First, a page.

HealthDay News — For patients with rheumatoid arthritis (RA), the addition of a tumor necrosis factor (TNF) inhibitor (TNFi) or addition of sulfasalazine and hydroxychloroquine (triple therapy) to methotrexate results in clinically important improvements in vascular inflammation, according to a study recently published in the Annals of Rheumatic Diseases.

Daniel H. Solomon, MD, MPH, from Brigham and Women’s Hospital in Boston, and colleagues randomly assigned 115 patients with active RA despite use of methotrexate to addition of a TNFi or addition of sulfasalazine and hydroxychloroquine for 24 weeks. Changes in arterial inflammation were examined as an index of cardiovascular risk, measured as an arterial target-to-background ratio (TBR) in the carotid arteries and aorta.

The researchers observed significant TBR reductions in both groups (ΔTNFi, −0.24; Δtriple therapy, − 0.19), with no significant difference seen between the groups. Both groups had significant reductions in disease activity, but no association was seen with change in TBR.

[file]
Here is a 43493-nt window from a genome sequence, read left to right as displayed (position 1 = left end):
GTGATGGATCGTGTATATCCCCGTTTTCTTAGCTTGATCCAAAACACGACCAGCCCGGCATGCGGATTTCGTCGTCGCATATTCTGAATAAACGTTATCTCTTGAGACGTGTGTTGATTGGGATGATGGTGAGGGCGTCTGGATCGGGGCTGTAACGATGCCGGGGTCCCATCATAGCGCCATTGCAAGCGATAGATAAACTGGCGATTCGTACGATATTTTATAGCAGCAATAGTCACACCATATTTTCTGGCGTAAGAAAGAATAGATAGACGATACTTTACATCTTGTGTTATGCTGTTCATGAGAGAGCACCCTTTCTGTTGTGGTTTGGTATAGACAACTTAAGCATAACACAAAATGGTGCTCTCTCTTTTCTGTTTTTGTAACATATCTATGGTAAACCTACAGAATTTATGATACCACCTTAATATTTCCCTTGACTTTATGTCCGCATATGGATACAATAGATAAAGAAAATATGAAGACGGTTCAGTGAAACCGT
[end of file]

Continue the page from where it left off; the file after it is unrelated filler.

“Our results highlight the importance of conducting clinical trials specifically among patients with RA rather than the general population,” Solomon said in a statement. “Prior trials in the general population have shown differential effects on cardiovascular risk between different immunomodulators, but in our trial, two different immunomodulator treatment strategies produced similar reductions in cardiovascular risk.”

Several authors disclosed financial ties to pharmaceutical companies, including AbbVie and Amgen, which supplied the study drugs.

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